There aren’t any words in the english language that adequately convey my feelings for him so I have to turn to the Germans.
By the way, if you were one of the millions of people who wound up with some of them fancy glasses to look at the eclipse, and now you’re not sure what to do with them, check this out–
Astronomers Without Boarders will take them off your hands, and distribute them to school children around the world so that they can see eclipses in the future.
So save them from the trash, and shoot them to AWB’s corporate sponsor,
621 Madison Street,
Springdale, AR 72762
See how easy that was?
Now, moving on to other items… Are you in the Northern California region, and are maybe looking for a thing to do this coming Friday evening?
Join us on Friday Aug 25th from 6 to 9pm to take a look under the hood of the longest standing domestic bicycle component maker, Paul Price of PAUL Component Engineering.
Based in Chico CA, and making all parts locally, PAUL has set the industry standard for meticulously machined bicycle parts since 1989. Learn how PAUL weathered the storm of Shimano entering the market, the MTB boom of the 90’s and his current place in the evolving cycling industry. Paul’s passion for custom bikes is quite real, and several will be on display. Ask some questions, get some answers, drink some drinks.
That right there is as you can plainly see with your eyeball balls (because you’re smart enough not to stare into the sun) is a notification for a lecture in the Mission Workshop Ask a Founder series with none other than my ace pal, Paul Price of Paul Components.
To call it a lecture makes it sound sterile and kinda academic, which if you’ve attended one of these events before, you know it’s not. It’ll be Paul being Paul, and a bunch of bike nerds asking questions about various relevant things. As usual, he’ll have an assortment of bikes and bits and pieces he’s made over the years, so it’ll be like doing a shop visit without the drive to Chico, but you won’t leave covered with cat hair, and aluminum chips.
And while we’re discussing nice people who make beautiful things, Aaron Edge up there in Portland came through with a real show stopper he wanted me to help share;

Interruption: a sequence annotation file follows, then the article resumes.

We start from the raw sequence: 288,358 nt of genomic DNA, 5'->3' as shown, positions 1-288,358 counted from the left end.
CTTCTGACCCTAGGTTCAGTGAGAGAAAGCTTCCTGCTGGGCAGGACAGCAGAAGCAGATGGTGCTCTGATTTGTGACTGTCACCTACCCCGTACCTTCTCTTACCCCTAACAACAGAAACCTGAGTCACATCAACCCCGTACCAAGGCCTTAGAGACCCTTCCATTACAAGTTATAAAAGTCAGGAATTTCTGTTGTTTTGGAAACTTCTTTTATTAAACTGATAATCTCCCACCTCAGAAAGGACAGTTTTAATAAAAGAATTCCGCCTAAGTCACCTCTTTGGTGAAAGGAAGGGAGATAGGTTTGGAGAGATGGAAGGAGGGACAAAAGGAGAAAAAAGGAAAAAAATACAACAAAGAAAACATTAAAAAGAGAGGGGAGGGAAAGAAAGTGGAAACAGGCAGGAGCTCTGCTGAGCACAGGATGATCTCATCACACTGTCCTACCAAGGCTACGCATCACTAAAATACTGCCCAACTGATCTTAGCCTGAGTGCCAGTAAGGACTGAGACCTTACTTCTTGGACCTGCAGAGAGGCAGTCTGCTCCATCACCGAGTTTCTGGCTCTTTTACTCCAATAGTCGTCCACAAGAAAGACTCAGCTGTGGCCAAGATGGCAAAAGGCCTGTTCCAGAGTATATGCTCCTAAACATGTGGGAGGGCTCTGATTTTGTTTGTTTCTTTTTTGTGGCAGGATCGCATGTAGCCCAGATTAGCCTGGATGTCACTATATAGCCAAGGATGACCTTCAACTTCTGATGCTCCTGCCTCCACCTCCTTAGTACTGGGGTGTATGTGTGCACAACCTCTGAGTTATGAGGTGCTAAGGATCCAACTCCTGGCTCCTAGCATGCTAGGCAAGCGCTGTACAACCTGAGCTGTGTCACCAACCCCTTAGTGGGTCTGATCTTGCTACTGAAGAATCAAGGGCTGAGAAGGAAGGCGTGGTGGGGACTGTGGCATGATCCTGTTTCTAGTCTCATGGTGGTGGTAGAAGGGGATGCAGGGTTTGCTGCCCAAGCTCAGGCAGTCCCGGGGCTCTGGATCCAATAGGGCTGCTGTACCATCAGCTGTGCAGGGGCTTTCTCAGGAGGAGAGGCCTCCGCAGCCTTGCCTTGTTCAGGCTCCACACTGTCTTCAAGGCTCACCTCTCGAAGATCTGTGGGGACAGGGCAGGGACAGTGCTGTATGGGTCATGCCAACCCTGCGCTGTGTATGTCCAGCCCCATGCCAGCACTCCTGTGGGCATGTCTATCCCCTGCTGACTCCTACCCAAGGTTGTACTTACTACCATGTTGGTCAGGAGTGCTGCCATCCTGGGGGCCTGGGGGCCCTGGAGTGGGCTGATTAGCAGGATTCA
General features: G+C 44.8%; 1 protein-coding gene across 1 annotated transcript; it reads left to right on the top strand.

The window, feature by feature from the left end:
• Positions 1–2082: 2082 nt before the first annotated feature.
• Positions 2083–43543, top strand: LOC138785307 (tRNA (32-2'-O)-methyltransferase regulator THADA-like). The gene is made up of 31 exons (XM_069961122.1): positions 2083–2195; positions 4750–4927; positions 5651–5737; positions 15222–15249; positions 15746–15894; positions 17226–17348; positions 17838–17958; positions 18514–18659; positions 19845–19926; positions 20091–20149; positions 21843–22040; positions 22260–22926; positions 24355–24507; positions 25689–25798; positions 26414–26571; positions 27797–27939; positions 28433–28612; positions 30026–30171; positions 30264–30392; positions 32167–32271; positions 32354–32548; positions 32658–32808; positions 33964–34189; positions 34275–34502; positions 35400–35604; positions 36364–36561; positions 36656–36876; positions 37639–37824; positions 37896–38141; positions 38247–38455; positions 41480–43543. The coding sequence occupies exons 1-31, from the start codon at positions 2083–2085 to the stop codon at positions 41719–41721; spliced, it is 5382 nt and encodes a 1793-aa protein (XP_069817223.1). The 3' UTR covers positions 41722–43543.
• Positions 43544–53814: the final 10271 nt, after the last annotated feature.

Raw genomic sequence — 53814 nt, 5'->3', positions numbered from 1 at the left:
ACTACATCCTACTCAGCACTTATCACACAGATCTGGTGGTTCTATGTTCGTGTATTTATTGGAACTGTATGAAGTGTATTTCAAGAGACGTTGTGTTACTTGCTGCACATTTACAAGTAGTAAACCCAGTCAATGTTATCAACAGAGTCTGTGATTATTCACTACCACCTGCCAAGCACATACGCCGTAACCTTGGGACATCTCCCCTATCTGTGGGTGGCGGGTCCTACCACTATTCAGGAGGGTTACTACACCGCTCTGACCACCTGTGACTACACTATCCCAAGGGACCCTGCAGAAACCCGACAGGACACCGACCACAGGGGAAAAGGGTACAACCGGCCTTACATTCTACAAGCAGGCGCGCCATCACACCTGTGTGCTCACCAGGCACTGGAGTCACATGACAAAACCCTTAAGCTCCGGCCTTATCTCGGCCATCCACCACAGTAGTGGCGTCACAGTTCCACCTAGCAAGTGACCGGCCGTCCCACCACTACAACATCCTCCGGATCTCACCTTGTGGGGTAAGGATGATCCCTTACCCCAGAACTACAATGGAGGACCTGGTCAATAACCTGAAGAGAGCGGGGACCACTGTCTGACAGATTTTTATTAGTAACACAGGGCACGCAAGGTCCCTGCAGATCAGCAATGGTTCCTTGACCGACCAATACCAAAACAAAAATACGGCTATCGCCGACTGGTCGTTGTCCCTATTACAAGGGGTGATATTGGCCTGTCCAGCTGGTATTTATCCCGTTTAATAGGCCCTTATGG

My “The Owl, the Moth, and the Moon” road bike is an absolute stunner, I’m very happy with how it turned out… Megan and Rudi really knocked it out of the park. Thought I’d share it with ya my man, hope all is well Stevil.
Photo set by Deven M. McCoy;
Frame: Moth Attack (Stainless Steel)
Fork: ENVE Road
Handlebars: ENVE Road
Stem: ENVE Road
Headset: Chris King
Shifting: SRAM eTAP
Group: SRAM Red 22
Bottom Bracket: Chris King
Seatpost: ENVE Road
Seat Collar: Salsa Lip-Lock
Saddle: fi’zi:k Antares Carbon Braided
Cages: Portland Design Works Owl and ENVE
Wheels: HiFI Carbon Tubulars
Tires: Specialized Espoir tubs
Aaron D.C. Edge
That is a spicy meatball though.
Too pretty to ride?
When you’re the kind of mess that I am, it is.
Moving on, and closing out with some recent developments that boarder on completely insane…
Some of yinz have wound up with this zine I made about traveling to Southern California last April to meet up with a former professional skateboarder named Garry Scott Davis, and take possession of his typewriter;
Others of yinz perhaps have read the same story in this month’s 200th issue of Dirt Rag magazine;
Well, I was quite proud of the piece but reckoned it would wind up in some folder on my desktop never to be seen again.
Lo and behold, a fella named Nick ended up with one. Nick happens to not only be in possession of one of the largest skateboard collections in the country, but potentially the world, and because of that fact is involved peripherally with the Smithsonian Institute in Washington DC.
The short version of a much longer story is that the Smithsonian began a relationship with Nick when he donated pieces from his collection to them for theirs. Two of his decks they ended up with were Tony Hawk’s personal first pro model (naturally), as well as one of GSD’s. After reading the story I wrote, Nick was so taken with my perspective that he made contact with his people at the Institute about including my zine in the collection.
No shit… I’m currently in talks with the Smithsonian Institute about including one of my zines in their permanent collection.
Believe me. It sounds more insane every time the thought crosses my mind.
So, if today’s post seems a little thin, it’s because I’ve been running around my house, crapping my pants.
I’ve probably just jinxed myself by saying anything about it before the proverbial ink dries, but technically the cat’s not really out of the bag, because at this point the only people who know are my parents, and now like, the three-to-ten other people who lurk around here with any regularity.